I had an interesting and eye-opening experience with my daughters recently. We were on a girls trip and stopped by some shops that sold painted furniture and home decor.
After visiting these shops they began to make comments about not being very impressed with the painted pieces they saw. So, of course as a painter, I started to question them! What was it that didn't impress them?
They all said they felt many of the pieces for sale looked like they were painted by amateurs. "I could have painted them myself." "Nothing unique about them." "Kind of sloppy painting."
A couple of my girls have done a little painting and so they spoke somewhat from experience. They also looked at the pieces with a different point of view from mine. I was looking at the little things that bother me, like not removing hardware, drips, surfaces that have a gritty texture. They were looking for pieces that had a "wow" factor in the finish. One daughter made the comment, "Nothing looks like what you do mom." I loved the compliment but I also thought of how my painting has evolved through the years. We all started somewhere.
After hearing their comments, I began to think about what we are offering as an industry. Where do we draw the line between amateur and professional?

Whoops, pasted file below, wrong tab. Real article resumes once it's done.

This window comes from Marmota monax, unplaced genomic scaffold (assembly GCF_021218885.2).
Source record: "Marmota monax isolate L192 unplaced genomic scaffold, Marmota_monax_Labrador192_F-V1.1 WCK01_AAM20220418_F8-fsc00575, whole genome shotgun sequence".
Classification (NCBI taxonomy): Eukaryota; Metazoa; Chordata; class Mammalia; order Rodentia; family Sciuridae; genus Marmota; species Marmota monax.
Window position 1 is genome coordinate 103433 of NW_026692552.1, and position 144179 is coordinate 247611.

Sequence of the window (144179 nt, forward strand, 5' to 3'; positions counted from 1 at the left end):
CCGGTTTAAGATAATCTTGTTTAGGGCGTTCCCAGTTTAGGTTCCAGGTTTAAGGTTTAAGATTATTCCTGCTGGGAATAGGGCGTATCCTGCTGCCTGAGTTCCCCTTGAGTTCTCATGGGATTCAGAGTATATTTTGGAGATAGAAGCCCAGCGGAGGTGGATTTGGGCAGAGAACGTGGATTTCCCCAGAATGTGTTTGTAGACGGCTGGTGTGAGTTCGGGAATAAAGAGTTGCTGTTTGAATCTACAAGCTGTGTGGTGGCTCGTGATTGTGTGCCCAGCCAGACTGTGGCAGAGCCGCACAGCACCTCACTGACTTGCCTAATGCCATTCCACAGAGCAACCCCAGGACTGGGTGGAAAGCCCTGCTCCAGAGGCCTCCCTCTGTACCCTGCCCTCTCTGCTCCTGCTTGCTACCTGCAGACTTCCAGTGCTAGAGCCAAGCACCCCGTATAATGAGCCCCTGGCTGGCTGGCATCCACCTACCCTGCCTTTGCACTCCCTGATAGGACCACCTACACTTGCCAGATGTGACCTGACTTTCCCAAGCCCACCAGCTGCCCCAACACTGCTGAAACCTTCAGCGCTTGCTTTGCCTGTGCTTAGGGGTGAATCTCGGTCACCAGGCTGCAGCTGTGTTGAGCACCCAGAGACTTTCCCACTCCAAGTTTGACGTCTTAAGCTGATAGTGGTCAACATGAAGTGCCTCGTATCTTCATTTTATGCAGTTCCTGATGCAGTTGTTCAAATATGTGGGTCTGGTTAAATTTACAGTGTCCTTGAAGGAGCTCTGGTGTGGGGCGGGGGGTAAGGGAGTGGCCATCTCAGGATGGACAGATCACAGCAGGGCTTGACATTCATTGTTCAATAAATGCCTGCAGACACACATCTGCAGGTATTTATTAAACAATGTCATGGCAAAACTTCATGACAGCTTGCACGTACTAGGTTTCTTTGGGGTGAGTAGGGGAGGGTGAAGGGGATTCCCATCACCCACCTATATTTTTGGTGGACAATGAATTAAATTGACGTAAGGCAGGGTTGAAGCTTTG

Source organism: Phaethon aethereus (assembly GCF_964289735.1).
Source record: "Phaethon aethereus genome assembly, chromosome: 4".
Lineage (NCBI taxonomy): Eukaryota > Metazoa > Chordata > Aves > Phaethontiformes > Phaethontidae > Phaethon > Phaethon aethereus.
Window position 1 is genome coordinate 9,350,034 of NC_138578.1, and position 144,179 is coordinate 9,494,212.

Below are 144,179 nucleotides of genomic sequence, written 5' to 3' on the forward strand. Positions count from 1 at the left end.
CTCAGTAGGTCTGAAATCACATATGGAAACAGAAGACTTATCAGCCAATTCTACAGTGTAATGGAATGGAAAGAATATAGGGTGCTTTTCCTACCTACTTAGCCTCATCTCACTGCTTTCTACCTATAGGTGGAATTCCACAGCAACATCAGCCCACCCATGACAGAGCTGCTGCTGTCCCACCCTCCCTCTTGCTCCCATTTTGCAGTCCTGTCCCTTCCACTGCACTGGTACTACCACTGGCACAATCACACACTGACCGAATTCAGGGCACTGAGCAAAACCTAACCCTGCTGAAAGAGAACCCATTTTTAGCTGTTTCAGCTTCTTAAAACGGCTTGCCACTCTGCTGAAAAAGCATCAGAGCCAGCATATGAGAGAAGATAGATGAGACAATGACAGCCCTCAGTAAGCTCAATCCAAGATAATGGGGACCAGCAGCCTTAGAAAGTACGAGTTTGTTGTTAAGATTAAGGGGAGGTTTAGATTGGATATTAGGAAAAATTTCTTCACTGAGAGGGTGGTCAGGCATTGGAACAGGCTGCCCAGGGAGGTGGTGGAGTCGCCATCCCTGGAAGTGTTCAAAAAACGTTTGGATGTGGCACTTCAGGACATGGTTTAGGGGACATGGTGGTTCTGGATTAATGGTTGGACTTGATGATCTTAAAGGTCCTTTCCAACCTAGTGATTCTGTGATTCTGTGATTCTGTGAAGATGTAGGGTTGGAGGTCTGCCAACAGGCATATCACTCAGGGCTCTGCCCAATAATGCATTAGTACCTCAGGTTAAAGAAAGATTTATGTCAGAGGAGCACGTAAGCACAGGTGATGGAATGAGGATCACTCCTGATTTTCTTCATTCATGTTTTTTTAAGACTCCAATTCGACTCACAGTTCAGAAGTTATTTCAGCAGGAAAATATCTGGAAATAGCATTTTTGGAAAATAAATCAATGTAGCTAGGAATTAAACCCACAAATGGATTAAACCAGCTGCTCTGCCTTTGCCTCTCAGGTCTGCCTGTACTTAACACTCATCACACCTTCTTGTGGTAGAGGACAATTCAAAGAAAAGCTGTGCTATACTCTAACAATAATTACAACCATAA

If you are selling your pieces as a business, you need to consider yourself a professional. As a professional you will reach for new levels.
Are you doing something unique so that your work stands out from others?
Is it important to you do something different?
It is to me. Why?
I want to charge more for our pieces! I want our pieces to stand out. I want to create an interest for our "brand." I love it when a customer tells me they can scroll through the buy, sell, trade sites and they immediately recognize a piece that we have painted.
I'm not one to go crazy with really different styles and techniques because we need to sell our pieces quickly. It's our livelihood. Our furniture painting business pays our bills. So, we have to provide a product that will sell. But, we still want to be "different" from other painters in our area, many of whom are beginners or part time painters.
How can you create a different look that will make you stand out in your area? Experiment with dark wax, unique colors, styles, techniques such as layering, blending, or glazing. Try some stencils, decoupage, transfers, or hand-painted details. Do something you enjoy doing and create your own brand.
Set yourself apart and no one will ever think, "Heck, I could go home and do that." Just let 'em try!